View Full Version : Driver who escaped Islamics fined for speeding

19-Mar-15, 10:00
Engineer hit 103mph on way to post- drama holiday Wick Sheriff Court is told

A TON-UP speeder was caught as he headed off on a much-needed holiday weeks after escaping from Islamic extremists in Egypt the court at Wick heard yesterday.
They surrounded project engineer David Wade's jeep in Cairo and one of the terrorist flung himself on the bonnet. But the vehicle acclerated and shook off its pursuers.
Wade required counselling after the frightening experience, and it was one of the factors that Sheriff Andrew Berry took into consideration when passing sentence after hearing about the drama.
Wade, 28, was fined 270 and banned from driving for a year after admitting driving at "a grossly excessive speed".
Police clocked his high-powered BMW M3 on the 60mph limit Hempriggs straight of the A99 travelling at 103mph. By coincidence, one of the officers had attended at the scene of an accident which claimed the life of Wade's brother travelling as a passenger in a car, eleven years ago.
David Barclay, prosecuting, said that driving conditions were 'favourable' on the day of the offence, June 11, last year. Wade, a first offender, was co-operative with police officers throughout their inquiries.
Advocate Graham Robertson said that Wade and his companions managed to reached their hotel after being targeted by the extremists and he was airlifted out to Germany soon afterwards.Mr Robertson continued: "Since that day, he has been attending psycho-therapy counselling in Inverness. On the day of the offence he was seeking to get away for a holiday but that is not an explanation for his excessive speed. He was surprised when told the speed he had been driving at but can't give any explanation for it."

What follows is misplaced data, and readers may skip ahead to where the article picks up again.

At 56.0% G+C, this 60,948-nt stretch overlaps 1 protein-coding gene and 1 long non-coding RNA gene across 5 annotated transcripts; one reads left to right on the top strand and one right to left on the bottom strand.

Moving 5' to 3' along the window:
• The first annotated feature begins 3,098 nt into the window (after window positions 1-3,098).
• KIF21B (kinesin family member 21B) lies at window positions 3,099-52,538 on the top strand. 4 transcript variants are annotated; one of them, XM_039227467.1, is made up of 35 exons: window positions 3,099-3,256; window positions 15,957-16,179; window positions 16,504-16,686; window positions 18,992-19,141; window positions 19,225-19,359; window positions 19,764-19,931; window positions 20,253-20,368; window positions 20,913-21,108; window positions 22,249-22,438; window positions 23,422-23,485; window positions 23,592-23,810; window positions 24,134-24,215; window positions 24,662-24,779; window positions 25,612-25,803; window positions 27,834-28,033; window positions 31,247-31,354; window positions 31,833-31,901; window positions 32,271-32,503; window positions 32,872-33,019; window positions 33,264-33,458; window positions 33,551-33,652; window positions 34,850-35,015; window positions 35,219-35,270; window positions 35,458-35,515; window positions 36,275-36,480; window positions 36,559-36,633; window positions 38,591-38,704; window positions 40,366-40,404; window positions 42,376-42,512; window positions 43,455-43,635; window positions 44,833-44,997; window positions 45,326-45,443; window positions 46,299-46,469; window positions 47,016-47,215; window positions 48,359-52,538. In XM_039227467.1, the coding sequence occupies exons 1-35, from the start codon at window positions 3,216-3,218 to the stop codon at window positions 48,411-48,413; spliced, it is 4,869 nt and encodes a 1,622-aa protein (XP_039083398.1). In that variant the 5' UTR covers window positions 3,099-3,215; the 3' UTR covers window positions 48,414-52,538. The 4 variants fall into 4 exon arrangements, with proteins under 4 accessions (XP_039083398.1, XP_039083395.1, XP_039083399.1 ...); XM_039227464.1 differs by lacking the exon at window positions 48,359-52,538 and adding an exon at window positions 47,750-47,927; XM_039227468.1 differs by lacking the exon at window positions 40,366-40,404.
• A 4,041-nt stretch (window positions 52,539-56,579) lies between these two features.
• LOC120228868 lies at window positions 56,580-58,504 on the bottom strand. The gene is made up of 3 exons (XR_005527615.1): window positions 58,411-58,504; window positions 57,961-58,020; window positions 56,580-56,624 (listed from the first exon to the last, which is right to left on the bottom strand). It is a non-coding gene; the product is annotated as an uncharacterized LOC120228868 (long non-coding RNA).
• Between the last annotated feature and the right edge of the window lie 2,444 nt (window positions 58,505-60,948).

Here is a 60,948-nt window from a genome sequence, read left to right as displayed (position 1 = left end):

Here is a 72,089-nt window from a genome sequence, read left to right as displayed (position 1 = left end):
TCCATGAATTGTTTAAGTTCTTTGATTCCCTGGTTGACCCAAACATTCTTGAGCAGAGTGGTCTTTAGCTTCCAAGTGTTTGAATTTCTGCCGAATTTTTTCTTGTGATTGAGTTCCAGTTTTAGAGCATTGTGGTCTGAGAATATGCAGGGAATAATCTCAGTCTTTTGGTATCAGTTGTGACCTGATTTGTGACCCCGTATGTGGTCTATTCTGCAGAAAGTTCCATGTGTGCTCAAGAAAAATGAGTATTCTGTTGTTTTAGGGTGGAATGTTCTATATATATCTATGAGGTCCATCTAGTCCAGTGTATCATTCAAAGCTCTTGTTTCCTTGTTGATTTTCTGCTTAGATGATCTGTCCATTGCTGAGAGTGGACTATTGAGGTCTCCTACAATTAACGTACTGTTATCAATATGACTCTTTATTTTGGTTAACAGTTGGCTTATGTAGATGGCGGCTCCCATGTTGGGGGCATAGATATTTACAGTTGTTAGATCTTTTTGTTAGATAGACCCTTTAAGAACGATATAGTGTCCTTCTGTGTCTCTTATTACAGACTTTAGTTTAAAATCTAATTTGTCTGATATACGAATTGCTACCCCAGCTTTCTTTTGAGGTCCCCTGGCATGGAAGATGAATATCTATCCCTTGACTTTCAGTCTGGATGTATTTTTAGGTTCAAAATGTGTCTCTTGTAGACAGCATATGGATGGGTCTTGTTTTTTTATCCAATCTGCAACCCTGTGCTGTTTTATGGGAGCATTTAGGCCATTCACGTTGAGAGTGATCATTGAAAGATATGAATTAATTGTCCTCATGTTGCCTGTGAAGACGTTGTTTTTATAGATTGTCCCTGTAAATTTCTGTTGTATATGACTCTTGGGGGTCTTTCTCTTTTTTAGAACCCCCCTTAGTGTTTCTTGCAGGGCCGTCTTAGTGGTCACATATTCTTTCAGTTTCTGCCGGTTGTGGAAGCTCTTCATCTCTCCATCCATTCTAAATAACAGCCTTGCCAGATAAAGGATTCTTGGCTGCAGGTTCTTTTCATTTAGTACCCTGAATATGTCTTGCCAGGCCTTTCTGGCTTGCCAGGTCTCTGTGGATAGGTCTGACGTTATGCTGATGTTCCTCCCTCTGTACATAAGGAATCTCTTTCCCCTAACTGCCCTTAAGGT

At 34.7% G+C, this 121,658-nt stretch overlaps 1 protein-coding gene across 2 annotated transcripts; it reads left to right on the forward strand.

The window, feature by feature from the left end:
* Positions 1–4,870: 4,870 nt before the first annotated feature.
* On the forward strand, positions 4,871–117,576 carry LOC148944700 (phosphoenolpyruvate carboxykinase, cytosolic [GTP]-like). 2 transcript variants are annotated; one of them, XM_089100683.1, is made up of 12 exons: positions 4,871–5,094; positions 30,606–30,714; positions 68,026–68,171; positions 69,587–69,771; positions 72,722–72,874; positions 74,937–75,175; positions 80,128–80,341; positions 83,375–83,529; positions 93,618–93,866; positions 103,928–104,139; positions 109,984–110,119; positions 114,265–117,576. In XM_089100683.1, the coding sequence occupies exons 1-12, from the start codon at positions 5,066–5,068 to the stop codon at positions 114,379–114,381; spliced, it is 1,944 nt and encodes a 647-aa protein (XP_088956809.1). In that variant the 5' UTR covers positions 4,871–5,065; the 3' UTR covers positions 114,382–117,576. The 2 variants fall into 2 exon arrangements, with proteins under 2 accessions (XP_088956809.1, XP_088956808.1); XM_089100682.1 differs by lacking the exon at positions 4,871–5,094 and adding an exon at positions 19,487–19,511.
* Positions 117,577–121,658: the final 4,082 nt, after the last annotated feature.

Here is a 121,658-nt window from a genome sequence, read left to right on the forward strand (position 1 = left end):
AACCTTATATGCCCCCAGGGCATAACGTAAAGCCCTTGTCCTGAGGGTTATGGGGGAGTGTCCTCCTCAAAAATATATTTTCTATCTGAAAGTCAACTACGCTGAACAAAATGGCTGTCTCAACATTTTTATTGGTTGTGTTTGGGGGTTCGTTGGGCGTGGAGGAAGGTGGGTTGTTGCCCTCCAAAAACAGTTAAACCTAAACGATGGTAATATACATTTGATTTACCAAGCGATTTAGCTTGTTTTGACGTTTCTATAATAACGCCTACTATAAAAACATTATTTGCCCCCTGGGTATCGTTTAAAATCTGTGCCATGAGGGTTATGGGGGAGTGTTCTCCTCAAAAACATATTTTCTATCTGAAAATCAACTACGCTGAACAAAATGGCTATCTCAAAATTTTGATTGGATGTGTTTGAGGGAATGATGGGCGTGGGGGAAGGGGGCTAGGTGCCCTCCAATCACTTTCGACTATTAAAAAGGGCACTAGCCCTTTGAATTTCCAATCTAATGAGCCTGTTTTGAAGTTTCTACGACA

The advocate added: "Mr Wade was heading for Aberdeen airport with friends but was not running behind time. He tells me he was in the process of overtaking a certain vehicle on the straight stretch of road and thought the way was perfectly clear. He did not see any other vehicles but accepts he was travelling at speed."
Wade, said to be earning between 30,000 and 40,000 a year, has not worked since December of last year, partly due to the downturn in the oil industry but was said to be keen to get back to work. Loss of his licence would be "a signifcant handicap" for his work, said Mr Robertson, but the accused was hoping that alternative duties could be found to offset his inability to drive.
Sentencing Wade, Sheriff Andrew Berry said that he was taking everything into account, the accused's personal difficulties, the fact he had accepted responsibility and that his employment status was "up in the air.
Wade will require to pass an extending driving test after his driving ban ends.